The determination of tax under clause (i) of subparagraph (A) shall be made by not taking into account any carryback, and by not taking into account any loss or deduction to the extent that such loss or deduction may be carried by the transfer or to any other taxable year,
(3) Taxable year for which tax imposed.--The tax imposed by paragraph (1) shall be imposed for the taxable year of the trust which begins with or within the taxable year of the transferor in which the sale or exchange occurs.
(4) Tax to be in addition to other taxes.--The tax imposed by this subsection for any taxable year of the trust shall be in addition to any other tax imposed by this chapter for such taxable year.
(b) Definition of Includible Gain.--For purposes of this section, the term "includible gain" means the lesser of--
(1) the gain recognized by the trust on the sale or exchange of any property, or
(2) the excess of the fair market value of such property at the time of the initial transfer in trust by the transferor over the adjusted basis of such property immediately after such transfer.
SEC. 2516. CERTAIN PROPERTY SETTLEMENTS.
[Act of August 16, 1954, c. 736, 68A Stat. 409.]
Where husband and wife enter into a written agreement relative to their marital and property rights and divorce occurs within 2 years thereafter (whether or not such agreement is approved by the divorce decree), any transfers of property or interests in property made pursuant to such agreement--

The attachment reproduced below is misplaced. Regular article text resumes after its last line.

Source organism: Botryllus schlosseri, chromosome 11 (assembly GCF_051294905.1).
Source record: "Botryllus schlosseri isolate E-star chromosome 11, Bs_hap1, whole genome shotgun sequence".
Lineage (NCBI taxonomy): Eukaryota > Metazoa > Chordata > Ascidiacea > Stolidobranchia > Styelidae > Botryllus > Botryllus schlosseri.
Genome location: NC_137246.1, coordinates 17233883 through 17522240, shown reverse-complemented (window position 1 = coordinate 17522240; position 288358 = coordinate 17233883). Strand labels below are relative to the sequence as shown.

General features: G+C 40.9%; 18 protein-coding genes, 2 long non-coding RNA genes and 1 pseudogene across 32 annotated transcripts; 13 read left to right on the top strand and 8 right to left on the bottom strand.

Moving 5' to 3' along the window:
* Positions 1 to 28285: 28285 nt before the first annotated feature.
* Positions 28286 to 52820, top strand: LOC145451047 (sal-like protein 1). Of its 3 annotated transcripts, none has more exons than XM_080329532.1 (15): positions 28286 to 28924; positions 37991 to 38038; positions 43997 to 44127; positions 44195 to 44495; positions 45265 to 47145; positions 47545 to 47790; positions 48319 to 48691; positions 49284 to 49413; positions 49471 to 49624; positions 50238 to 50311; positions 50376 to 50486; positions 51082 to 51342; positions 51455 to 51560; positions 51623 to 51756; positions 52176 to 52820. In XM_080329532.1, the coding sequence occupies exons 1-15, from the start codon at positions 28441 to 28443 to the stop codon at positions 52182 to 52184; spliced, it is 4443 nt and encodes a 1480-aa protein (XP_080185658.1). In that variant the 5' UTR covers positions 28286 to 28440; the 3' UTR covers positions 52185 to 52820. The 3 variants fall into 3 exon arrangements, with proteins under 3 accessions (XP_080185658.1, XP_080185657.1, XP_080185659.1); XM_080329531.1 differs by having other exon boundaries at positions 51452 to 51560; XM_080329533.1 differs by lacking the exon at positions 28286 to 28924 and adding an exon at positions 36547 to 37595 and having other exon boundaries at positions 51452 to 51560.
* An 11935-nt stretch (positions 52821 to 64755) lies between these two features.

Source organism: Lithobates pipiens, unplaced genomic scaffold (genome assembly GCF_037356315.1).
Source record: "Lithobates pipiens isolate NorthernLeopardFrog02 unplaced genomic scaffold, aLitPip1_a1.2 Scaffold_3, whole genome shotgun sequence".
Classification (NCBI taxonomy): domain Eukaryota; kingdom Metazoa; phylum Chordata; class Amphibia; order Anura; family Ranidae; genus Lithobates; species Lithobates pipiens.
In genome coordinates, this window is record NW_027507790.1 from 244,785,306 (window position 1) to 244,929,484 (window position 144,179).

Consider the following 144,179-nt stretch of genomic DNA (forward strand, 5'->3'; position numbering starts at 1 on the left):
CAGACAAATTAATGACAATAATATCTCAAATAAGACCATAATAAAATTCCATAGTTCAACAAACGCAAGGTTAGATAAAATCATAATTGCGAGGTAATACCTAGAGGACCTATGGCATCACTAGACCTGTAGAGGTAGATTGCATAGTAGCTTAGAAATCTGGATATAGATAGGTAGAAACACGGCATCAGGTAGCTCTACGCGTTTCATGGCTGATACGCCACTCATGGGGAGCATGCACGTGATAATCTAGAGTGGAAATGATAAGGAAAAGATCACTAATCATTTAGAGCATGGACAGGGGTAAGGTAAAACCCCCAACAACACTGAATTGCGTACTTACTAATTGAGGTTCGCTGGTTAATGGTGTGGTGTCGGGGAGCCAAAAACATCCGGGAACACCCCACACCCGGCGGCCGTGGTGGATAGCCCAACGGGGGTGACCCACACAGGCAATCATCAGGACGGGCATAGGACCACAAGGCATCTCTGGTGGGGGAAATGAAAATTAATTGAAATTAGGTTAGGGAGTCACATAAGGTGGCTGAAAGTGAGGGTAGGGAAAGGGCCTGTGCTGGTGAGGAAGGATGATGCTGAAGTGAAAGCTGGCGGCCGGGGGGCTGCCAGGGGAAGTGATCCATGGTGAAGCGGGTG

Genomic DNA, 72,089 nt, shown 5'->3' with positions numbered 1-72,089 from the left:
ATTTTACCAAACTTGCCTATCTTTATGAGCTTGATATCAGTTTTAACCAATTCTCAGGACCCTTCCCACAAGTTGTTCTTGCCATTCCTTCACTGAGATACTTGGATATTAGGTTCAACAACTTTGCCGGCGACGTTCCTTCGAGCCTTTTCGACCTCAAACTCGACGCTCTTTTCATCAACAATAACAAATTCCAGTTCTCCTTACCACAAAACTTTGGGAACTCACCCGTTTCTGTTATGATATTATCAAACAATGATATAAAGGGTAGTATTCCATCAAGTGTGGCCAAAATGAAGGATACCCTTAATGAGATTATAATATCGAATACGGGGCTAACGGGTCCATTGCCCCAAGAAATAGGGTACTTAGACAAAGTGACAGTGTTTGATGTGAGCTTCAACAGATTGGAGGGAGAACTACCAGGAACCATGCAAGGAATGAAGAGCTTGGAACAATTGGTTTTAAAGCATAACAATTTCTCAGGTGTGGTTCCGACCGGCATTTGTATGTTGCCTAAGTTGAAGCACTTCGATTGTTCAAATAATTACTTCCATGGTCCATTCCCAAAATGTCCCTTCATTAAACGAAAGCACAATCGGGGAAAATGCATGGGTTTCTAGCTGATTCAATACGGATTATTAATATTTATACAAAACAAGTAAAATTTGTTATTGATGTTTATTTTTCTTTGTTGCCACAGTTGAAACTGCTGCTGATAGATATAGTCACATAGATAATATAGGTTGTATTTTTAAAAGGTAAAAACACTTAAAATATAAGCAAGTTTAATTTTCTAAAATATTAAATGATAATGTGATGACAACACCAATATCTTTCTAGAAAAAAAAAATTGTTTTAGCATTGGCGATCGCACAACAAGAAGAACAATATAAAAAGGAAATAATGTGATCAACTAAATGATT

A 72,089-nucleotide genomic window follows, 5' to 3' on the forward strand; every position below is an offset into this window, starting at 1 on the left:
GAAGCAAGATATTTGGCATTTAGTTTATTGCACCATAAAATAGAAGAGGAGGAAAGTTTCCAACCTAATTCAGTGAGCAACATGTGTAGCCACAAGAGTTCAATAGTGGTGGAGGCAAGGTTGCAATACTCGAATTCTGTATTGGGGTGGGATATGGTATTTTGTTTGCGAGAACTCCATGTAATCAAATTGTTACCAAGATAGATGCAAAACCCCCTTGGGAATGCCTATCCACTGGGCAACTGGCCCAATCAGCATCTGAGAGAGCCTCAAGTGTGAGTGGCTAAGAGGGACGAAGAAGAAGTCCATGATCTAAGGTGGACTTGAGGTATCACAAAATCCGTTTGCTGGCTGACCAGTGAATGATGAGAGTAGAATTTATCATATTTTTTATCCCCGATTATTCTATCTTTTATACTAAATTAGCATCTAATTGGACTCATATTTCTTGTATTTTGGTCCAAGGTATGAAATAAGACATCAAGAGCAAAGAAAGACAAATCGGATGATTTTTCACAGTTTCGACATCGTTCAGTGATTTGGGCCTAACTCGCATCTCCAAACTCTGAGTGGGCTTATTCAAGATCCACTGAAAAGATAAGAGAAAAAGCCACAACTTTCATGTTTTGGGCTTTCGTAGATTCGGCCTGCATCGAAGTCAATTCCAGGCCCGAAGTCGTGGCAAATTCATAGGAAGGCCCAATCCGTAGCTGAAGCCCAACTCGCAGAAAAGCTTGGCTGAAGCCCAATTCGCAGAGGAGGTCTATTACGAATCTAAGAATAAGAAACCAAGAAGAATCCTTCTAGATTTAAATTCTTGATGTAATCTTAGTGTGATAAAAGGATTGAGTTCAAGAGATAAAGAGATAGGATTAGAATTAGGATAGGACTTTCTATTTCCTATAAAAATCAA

(1) to either spouse in agreement of his or her marital or property rights, or
(2) to provide a reasonable allowance for the support of issue of the marriage during minority, shall be deemed to be transfers made for a full and adequate consideration in money or money's worth.
The parties have cited other statutes and regulations, but the foregoing are sufficient to set up the issue we must decide.
We note that Sec. 2516 was part of the new Internal Revenue Code of 1954 and was located for codification purposes among gift tax provisions. The legislative history shows that Sec. 2516 was enacted because of "substantial uncertainty" whether a gift may result from transfers to a wife under a property settlement incident to a divorce. 3 U.S.Code Cong. & Ad.News 4467, 5125, 5337 (1954).
We further note that Sec. 644 having been enacted several years after 1954, the Congress could not have adverted in 1954 to the impact that Sec. 2516 might, literally construed, have upon Sec. 644. On the contrary, Sec. 644 was inserted into the Code by amendment with Sec. 2516 long since in place.